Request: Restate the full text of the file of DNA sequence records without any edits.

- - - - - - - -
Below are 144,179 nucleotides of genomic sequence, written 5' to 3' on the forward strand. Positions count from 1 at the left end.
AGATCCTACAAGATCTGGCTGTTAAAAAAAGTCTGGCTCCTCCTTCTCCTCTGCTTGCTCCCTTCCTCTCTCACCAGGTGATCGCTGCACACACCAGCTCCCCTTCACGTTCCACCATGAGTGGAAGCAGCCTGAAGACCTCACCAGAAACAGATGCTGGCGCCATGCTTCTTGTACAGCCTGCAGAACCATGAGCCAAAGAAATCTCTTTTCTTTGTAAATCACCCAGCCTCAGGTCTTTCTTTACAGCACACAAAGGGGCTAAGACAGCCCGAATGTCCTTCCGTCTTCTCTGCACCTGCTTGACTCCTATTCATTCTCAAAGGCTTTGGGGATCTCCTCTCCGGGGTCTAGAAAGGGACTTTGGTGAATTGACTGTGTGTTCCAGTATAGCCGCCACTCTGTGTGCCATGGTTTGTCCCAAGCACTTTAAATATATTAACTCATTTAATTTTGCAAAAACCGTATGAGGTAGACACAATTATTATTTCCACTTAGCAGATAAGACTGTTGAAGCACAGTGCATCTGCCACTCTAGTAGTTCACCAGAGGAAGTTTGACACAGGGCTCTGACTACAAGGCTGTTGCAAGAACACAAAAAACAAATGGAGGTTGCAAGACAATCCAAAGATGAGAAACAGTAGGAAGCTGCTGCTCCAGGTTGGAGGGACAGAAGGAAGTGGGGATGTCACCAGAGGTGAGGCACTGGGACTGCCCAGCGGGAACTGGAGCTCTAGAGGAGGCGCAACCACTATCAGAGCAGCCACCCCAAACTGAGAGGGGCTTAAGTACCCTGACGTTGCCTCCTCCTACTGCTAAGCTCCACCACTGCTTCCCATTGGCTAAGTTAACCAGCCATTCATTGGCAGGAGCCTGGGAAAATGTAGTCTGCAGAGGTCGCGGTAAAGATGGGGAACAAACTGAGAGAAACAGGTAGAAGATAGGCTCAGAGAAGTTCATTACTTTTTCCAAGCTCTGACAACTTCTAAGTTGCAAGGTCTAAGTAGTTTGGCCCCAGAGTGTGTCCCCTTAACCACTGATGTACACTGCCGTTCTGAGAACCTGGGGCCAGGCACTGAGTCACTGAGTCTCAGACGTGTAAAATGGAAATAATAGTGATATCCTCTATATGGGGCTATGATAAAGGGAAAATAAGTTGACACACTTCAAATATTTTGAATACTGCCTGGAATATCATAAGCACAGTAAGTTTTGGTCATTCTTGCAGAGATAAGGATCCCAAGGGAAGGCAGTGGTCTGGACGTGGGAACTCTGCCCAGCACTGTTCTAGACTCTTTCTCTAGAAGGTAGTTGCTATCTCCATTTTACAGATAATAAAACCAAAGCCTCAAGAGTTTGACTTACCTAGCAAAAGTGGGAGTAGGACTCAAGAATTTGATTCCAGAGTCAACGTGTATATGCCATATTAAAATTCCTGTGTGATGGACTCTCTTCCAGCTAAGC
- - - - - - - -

Below are 144,179 nucleotides of genomic sequence, written 5' to 3' on the forward strand. Positions count from 1 at the left end.
AGATCCTACAAGATCTGGCTGTTAAAAAAAGTCTGGCTCCTCCTTCTCCTCTGCTTGCTCCCTTCCTCTCTCACCAGGTGATCGCTGCACACACCAGCTCCCCTTCACGTTCCACCATGAGTGGAAGCAGCCTGAAGACCTCACCAGAAACAGATGCTGGCGCCATGCTTCTTGTACAGCCTGCAGAACCATGAGCCAAAGAAATCTCTTTTCTTTGTAAATCACCCAGCCTCAGGTCTTTCTTTACAGCACACAAAGGGGCTAAGACAGCCCGAATGTCCTTCCGTCTTCTCTGCACCTGCTTGACTCCTATTCATTCTCAAAGGCTTTGGGGATCTCCTCTCCGGGGTCTAGAAAGGGACTTTGGTGAATTGACTGTGTGTTCCAGTATAGCCGCCACTCTGTGTGCCATGGTTTGTCCCAAGCACTTTAAATATATTAACTCATTTAATTTTGCAAAAACCGTATGAGGTAGACACAATTATTATTTCCACTTAGCAGATAAGACTGTTGAAGCACAGTGCATCTGCCACTCTAGTAGTTCACCAGAGGAAGTTTGACACAGGGCTCTGACTACAAGGCTGTTGCAAGAACACAAAAAACAAATGGAGGTTGCAAGACAATCCAAAGATGAGAAACAGTAGGAAGCTGCTGCTCCAGGTTGGAGGGACAGAAGGAAGTGGGGATGTCACCAGAGGTGAGGCACTGGGACTGCCCAGCGGGAACTGGAGCTCTAGAGGAGGCGCAACCACTATCAGAGCAGCCACCCCAAACTGAGAGGGGCTTAAGTACCCTGACGTTGCCTCCTCCTACTGCTAAGCTCCACCACTGCTTCCCATTGGCTAAGTTAACCAGCCATTCATTGGCAGGAGCCTGGGAAAATGTAGTCTGCAGAGGTCGCGGTAAAGATGGGGAACAAACTGAGAGAAACAGGTAGAAGATAGGCTCAGAGAAGTTCATTACTTTTTCCAAGCTCTGACAACTTCTAAGTTGCAAGGTCTAAGTAGTTTGGCCCCAGAGTGTGTCCCCTTAACCACTGATGTACACTGCCGTTCTGAGAACCTGGGGCCAGGCACTGAGTCACTGAGTCTCAGACGTGTAAAATGGAAATAATAGTGATATCCTCTATATGGGGCTATGATAAAGGGAAAATAAGTTGACACACTTCAAATATTTTGAATACTGCCTGGAATATCATAAGCACAGTAAGTTTTGGTCATTCTTGCAGAGATAAGGATCCCAAGGGAAGGCAGTGGTCTGGACGTGGGAACTCTGCCCAGCACTGTTCTAGACTCTTTCTCTAGAAGGTAGTTGCTATCTCCATTTTACAGATAATAAAACCAAAGCCTCAAGAGTTTGACTTACCTAGCAAAAGTGGGAGTAGGACTCAAGAATTTGATTCCAGAGTCAACGTGTATATGCCATATTAAAATTCCTGTGTGATGGACTCTCTTCCAGCTAAGC